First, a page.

During the past two weeks, I’ve been to three events for which more than half the people who RSVPed didn’t show up.
“They paid, so I guess I shouldn’t be upset,” said the hostess at a community event as she threw away enough food to feed the city firemen. We had tried to see if we could give it away, or donate it, but in the end we agreed that since it had been sitting out for more than five hours in hot and humid conditions, we better not take the risk. She stood for a long time staring at the food in the trash can before she repeated herself, “I guess I shouldn’t be upset, they paid.”
Two days later and two hours away, the wife of a political candidate threw away a similar amount of food after dozens of cocktail party guests opted to send their “something suddenly came up” text messages during the hour before the party started while the candidate and his wife were setting up final details.
“Well, it was a fundraiser, and they said they’d send checks…” said the hostess as she too stared into the trash can.
“You can save the food and eat it this week,” said one guest trying to make her feel better. “Except, it’s all cocktail food that’s been sitting out for hours,” said another guest. “Well, it is Father’s Day weekend,” chimed in a third guest. I just stared at the tiny crustinis topped with olive tapenade and now-soggy grilled cheese bites and debated whether to fume silently or tell the third guest to stick it.
The following week, a couple of guests and I helped another hostess quickly reconfigure her seating so the 20+ missing people weren’t so noticeable at her party. “My husband said I should have checked the calendar better,” she said wiping the sweat off her face when we finished. “I guess he heard that there’s a big World Cup soccer game tomorrow, so some people couldn’t come.”
Like the other two parties, we found ourselves staring at an uneasy-amount of food headed for the trash a few hours later. Her guests, who had made reservations, had not paid to attend.
I won’t mention the amount of money each hostess threw away along with that food, even though by my estimates as a professional meeting planner it was significant in each case.
I won’t mention the improbability that Father’s Day weekend or a World Cup soccer match the next day were the true reasons people didn’t attend after promising to do so. Nor the legitimacy of those events as reasons to alter your reservation.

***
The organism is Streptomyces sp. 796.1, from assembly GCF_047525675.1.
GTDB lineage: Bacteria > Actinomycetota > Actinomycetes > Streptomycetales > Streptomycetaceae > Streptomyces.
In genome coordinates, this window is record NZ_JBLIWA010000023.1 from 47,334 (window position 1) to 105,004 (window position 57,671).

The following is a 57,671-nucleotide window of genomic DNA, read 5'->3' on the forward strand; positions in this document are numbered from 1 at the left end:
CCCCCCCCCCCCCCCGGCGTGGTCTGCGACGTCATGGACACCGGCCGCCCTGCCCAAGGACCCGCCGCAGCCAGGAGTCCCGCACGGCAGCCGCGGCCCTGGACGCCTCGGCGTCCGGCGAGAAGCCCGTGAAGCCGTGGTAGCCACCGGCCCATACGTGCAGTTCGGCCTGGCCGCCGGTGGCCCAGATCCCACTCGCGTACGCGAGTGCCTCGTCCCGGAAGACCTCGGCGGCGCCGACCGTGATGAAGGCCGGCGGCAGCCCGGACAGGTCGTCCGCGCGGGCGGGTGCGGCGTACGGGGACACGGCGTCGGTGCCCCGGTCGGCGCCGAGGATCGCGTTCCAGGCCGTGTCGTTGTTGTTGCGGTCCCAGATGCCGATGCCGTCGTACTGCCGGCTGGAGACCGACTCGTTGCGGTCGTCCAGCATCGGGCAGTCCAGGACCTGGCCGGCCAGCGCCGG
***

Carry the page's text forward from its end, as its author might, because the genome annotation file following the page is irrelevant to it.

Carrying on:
Nor will I mention the emotional devastation each of these hostesses battled for the evening, weekend and week after. “I feel like I don’t have any friends,” said a couple of them.
Instead, I would like to focus on the history of reservations.
As with most things polite, it started with the French. Likely it started before King Louis the XIV, but let’s start there since he solidified the practice. You see, King Louis loved to throw parties showcasing his wealth and affluence. And he only wanted to move in the best circles—partly because he was vain and partly because a lot of people wanted to kill him. So he sent invitations.
No invitation (and by invitation, I mean your name had better be listed explicitly on the card), no party.
Now, imagine how embarrassing it would be to invite the best people—people who didn’t want to kill you—and a not have enough food for them. Louis did imagine things like that, so he asked his guests to confirm whether they would or would not attend.
These responses guaranteed your entrance to the feast or ball. If you hadn’t responded, you weren’t admitted; and likely you weren’t invited again…so you better even tell him if you weren’t coming. Of course, then (and probably now) few people ignored an invite from the king.
Imitating the king was a natural next step in the progression of the reservation, but the practicality of the invite and RSVP (which stands for repondez s’il vous plait, or please respond) spread the practice. Knowing how many and who would be attending helped the hostess prepare food, seating, conversation topics, and even entertainment.